At least part of the reason for the initial delay in a written response by Patriots owner Robert Kraft to the heavy penalties levied against his team on Monday can be explained by how surprised the franchise was by the reaction of the NFL. They were bracing for discipline -- maybe something specific for Tom Brady that might be lessened on appeal; or some sort of fine -- but the overall scope of the discipline was unlike anything they expected, sources said.

There was a fair amount of disbelief when the letters from the NFL arrived, and while investigator Ted Wells went about discrediting the notion that this was a sting or a set-up of some sort, I can assure you it hasn't altered the perception within that franchise in the highest reaches. Given the extent of the smackdown -- a four-game suspension for Brady and the loss of two picks (a first in 2016 and a fourth in 2017) as well as a $1 million fine -- Kraft worded his statement carefully, and the latest text, if read closely, does not preclude his team taking some sort of action against the NFL, an appeal or otherwise.

It was never their intent to fight back, despite their firm belief this was more a sting operation and an attempted set-up than a cheating scandal on their part, but after reading the letters sent to them by the league on Monday, it can't be entirely ruled out now. I'd still label it a long-shot, though I'd expect Kraft to be plenty vocal behind closed doors and away from the microphones when the owners and league officials gather in San Francisco for an NFL meeting next week.

Prior to Monday, the Pats brass and staff didn't anticipate having to go to great lengths. They couldn't fathom a response this stern and this far reaching. They are fuming, I'm told, though they will be careful about how much of that response is revealed, and at some point all attention must turn to the 2015 season and their attempt to defend a Lombardi Trophy. But count me among those who believe this discipline will forever mark a turning point in the relationship between Kraft and Commissioner Roger Goodell, and this will only intensify Kraft's growing dissatisfaction with chief NFL legal counsel Jeff Pash.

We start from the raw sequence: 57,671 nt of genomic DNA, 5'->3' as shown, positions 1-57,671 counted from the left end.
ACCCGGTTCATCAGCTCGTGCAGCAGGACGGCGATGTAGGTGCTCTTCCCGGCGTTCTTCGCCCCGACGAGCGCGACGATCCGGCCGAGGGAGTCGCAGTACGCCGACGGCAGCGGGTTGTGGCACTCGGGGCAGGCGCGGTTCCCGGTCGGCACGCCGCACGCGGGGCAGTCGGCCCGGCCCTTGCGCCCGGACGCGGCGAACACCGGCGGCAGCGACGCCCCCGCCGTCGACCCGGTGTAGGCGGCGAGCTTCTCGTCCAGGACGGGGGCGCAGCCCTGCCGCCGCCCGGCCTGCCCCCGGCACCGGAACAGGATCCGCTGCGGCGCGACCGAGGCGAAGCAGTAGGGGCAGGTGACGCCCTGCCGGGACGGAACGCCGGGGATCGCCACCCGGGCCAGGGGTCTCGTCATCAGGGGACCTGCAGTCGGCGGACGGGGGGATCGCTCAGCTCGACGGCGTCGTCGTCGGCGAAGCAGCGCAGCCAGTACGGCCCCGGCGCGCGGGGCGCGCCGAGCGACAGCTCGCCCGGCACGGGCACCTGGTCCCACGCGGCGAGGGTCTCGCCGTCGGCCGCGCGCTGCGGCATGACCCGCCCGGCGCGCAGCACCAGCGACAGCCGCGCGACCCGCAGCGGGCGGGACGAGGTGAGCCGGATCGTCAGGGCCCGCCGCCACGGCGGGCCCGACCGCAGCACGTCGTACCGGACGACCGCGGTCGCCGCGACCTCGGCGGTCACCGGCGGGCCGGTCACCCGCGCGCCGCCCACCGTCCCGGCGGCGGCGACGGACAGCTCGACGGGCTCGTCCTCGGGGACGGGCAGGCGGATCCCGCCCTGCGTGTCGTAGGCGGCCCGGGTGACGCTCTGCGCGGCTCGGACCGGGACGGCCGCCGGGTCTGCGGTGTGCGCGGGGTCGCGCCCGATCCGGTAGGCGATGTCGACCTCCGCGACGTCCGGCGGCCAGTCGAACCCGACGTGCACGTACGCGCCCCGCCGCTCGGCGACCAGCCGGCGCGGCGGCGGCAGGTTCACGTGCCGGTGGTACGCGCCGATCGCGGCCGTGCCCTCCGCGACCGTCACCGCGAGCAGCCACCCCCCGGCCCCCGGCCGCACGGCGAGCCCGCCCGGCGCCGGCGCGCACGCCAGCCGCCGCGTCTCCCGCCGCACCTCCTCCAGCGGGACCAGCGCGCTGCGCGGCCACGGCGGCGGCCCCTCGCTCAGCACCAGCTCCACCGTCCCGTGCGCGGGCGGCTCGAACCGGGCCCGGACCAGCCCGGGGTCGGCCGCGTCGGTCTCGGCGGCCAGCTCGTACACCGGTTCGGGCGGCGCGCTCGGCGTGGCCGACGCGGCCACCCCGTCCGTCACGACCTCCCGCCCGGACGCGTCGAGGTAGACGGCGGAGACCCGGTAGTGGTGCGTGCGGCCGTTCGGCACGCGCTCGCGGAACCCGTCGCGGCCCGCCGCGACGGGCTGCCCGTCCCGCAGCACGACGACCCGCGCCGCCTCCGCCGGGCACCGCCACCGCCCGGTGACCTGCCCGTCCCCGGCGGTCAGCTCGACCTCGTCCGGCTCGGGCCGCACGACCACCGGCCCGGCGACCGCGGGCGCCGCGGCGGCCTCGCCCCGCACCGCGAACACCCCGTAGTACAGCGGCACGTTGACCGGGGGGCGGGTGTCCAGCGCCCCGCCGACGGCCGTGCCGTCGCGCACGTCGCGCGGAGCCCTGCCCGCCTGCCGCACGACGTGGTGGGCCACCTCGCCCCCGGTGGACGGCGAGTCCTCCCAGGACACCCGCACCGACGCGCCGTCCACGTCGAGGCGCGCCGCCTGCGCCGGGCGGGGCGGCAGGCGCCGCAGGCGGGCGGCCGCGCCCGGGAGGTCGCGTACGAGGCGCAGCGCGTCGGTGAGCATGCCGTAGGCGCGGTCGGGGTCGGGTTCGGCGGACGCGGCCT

The fact that the NFL gave them no warning and allowed that AFC Championship Game to be played with balls that may not have been regulation -- at a time when the NFL could have done any number of things to preclude it from happening -- won't be forgotten anytime soon in New England. And if this franchise and its leader, Bill Belichick, have shown us anything over this long run of theirs it's that they can clench on to any perceived grievance and gripe against them and never let it go.

The fact that they were so taken aback by the league decision speaks to the degree to which they object, and, well, let's just say that this is a franchise that might be inclined to hold a grudge or two.      

It remains to be seen how Bob Kraft will respond to the NFL's sentence. (Getty Images)
It remains to be seen how Bob Kraft will respond to the NFL's sentence. (Getty Images)

Jimmy's time in Foxboro

Just a hunch here, but I wouldn't be surprised in the least if, by the time Brady returns, assuming he serves all four games, that Jimmy Garoppolo isn't the best quarterback in the AFC East.